“Literacy coaches were part of one of the original drafts of HB 538, the Georgia Early Literacy Act, but they took it out,” Haynes said. “Since then, there has been a lot of discussion about how important reading and writing coaches are for the successful implementation of the science of reading and structured reading and writing skills. This has been the case in state after state that has already done so. They all report somehow the same thing.” . So yes, the funding is huge. And the fact that they are talking about coaching, especially when it comes to literacy coaches, is great to see.”

Changes to the funding formula

Since 1985, Georgia has funded public schools using a formula called Quality Basic Education, which determines how much of the state budget should go to each student, depending on factors such as the student’s grade level and whether they receive special education services.

Lawmakers have been working to update the formula in recent years, and modernizing the way the state pays to get students to and from class could be a big opportunity, Georgia Education Director Stephen Owens said Budget and Policy Institute.

In the 1990s, the state covered more than half of all transportation costs for counties, Owens said, but today it is closer to 20% or less.

“The dollar amount has remained the same since roughly fiscal year 2000, while we have gained hundreds of thousands of students while prices for diesel, buses and labor have increased,” he said. “And the end result is hundreds of millions of dollars to push individual districts to cover the cost of something that is required by law that you have to provide for your traditional school district, you have to provide transportation.”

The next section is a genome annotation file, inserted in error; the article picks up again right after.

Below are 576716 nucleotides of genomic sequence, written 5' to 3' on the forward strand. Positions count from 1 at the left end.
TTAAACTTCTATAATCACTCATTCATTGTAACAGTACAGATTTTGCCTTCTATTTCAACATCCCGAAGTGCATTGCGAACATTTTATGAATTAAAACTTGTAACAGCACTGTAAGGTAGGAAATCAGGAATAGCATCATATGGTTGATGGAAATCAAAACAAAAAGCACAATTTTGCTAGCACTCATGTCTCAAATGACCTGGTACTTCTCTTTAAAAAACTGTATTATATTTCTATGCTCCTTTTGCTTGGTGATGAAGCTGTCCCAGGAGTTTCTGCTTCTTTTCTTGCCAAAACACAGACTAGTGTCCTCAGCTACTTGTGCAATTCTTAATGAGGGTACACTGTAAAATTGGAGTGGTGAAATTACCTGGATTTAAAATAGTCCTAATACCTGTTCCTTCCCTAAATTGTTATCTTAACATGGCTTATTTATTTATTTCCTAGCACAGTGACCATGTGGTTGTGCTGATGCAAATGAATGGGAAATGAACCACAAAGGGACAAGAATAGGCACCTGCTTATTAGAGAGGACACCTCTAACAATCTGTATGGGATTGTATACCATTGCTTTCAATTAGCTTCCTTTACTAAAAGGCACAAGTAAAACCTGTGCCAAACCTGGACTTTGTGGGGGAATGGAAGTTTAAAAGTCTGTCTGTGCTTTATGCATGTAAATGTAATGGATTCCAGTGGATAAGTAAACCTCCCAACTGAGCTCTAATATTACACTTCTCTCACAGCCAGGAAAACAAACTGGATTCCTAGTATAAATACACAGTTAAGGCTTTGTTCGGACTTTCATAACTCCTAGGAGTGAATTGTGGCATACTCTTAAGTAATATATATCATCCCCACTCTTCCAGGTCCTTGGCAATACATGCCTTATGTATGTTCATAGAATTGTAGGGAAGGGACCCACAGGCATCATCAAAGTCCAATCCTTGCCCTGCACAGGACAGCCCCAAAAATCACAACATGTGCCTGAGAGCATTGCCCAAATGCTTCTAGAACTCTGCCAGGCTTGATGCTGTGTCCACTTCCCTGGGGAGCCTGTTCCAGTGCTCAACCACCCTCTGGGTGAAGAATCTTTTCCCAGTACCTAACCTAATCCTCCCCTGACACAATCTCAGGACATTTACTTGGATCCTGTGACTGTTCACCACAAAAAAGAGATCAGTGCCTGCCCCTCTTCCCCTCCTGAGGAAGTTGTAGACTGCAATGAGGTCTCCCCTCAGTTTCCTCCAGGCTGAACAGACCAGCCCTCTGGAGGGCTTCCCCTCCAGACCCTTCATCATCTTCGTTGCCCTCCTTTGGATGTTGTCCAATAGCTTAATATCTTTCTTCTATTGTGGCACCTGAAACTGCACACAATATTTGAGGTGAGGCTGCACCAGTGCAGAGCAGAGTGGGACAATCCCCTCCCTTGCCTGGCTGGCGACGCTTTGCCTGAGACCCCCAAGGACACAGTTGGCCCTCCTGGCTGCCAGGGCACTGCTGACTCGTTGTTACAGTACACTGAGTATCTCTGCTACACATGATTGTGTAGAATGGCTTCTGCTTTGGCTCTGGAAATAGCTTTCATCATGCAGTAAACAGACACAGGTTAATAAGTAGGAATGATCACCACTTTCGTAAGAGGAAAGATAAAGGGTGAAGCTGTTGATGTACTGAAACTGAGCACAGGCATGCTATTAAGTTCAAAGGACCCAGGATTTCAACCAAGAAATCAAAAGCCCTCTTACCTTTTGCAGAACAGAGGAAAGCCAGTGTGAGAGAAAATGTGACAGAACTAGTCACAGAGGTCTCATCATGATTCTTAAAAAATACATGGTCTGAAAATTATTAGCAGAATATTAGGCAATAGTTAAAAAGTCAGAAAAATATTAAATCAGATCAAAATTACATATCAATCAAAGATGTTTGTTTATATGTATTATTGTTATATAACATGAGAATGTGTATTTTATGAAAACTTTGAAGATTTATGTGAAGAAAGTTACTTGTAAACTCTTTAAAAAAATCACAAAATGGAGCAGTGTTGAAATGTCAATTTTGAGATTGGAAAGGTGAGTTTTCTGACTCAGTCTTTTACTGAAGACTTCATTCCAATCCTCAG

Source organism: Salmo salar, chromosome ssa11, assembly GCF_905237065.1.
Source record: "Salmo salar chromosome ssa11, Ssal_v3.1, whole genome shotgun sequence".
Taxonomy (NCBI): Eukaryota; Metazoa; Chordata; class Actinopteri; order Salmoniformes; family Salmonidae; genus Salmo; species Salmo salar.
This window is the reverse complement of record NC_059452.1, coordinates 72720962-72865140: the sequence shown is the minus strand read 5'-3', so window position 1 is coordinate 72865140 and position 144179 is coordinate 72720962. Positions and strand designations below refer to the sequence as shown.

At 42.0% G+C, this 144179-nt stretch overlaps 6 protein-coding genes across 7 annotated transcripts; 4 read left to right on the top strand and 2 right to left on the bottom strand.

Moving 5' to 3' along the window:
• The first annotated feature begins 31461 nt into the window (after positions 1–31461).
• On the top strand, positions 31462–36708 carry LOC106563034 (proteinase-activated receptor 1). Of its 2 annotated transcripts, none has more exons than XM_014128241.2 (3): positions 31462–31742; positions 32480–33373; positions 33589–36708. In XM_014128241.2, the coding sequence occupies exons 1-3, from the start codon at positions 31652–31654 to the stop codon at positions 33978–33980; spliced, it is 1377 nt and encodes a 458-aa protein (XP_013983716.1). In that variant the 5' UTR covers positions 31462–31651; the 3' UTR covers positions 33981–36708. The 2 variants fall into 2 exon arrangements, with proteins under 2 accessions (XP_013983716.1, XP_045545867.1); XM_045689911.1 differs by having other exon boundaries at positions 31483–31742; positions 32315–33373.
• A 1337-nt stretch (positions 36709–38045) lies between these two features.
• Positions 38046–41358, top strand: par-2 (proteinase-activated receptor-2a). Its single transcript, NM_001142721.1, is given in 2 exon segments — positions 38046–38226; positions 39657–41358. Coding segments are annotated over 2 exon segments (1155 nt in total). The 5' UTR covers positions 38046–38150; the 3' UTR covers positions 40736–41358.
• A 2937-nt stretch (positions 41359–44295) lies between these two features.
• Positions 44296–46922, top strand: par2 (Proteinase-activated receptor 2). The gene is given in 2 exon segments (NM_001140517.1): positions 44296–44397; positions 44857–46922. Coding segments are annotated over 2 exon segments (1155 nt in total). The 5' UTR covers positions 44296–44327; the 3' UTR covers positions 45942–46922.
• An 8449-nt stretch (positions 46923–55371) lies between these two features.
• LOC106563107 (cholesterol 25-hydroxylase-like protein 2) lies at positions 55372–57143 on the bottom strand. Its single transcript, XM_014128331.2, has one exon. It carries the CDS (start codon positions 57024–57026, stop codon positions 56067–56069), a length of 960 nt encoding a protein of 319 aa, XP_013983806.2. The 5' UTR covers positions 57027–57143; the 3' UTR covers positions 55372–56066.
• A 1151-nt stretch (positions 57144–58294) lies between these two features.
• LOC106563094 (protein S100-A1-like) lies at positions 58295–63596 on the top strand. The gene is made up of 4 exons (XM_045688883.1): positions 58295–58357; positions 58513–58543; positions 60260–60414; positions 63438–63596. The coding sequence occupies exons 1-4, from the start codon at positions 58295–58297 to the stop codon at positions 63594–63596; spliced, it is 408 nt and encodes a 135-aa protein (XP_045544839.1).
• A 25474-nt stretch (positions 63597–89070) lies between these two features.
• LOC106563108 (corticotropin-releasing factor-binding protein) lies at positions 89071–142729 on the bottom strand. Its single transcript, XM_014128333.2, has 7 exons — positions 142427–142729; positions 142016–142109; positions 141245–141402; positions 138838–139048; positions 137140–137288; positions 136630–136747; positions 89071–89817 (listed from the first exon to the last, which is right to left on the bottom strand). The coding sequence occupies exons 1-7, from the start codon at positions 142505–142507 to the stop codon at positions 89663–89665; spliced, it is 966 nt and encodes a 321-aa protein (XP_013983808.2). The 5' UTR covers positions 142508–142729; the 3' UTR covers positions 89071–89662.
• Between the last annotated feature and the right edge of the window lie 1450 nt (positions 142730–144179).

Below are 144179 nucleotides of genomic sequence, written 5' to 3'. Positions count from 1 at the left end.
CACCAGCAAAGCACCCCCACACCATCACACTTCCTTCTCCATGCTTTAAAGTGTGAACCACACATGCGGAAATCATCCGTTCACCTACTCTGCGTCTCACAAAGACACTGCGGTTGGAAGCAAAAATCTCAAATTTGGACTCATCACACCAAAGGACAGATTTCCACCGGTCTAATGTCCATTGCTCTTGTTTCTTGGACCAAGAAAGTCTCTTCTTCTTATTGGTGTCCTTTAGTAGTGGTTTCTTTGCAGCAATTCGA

Woods is calling on lawmakers to allocate more state money to transportation costs, which could give counties the opportunity to hire more staff or make other investments.

Another change could help level the playing field for Georgia children living in poverty.

Georgia is one of only six states that does not provide additional state funding for the education of children below the poverty line. Woods is calling on lawmakers to “recognize poverty as part of a larger effort to modernize the K-12 funding formula.”

Schools in rural and urban Georgia that educate students from low-income families could use additional state funding, Owens said.

“As I traveled around the state asking how people would spend this money, Maslow’s hierarchy of needs came up clearly,” he said. “We had children at Mountain Education Charter District School who needed their clothes washed and who needed transportation to and from school. When we went to a metropolitan district, they wanted to use it for transportation so the kids could use it for dual enrollment. Manufacturing. “Other districts could spend that money to pay for school meals for children who fall in the gap between free meals and reduced-price meals.”

Owens said lawmakers need to balance districts’ flexibility to spend the money with reporting requirements to ensure it reaches the students who need it.

If done right, it could lead to educational improvements Georgia hasn’t seen in decades, he said.

“That would be a legacy of sorts in recognizing the need to fund the biggest challenge we have in our state’s schools, which is poverty,” he said. “They have one of the highest child poverty rates in the country. We know this impacts student outcomes and we see this having an impact. If implemented sensibly, this would be an opportunity to align our funding with the needs of the state in a way we haven’t seen since the ’90s.”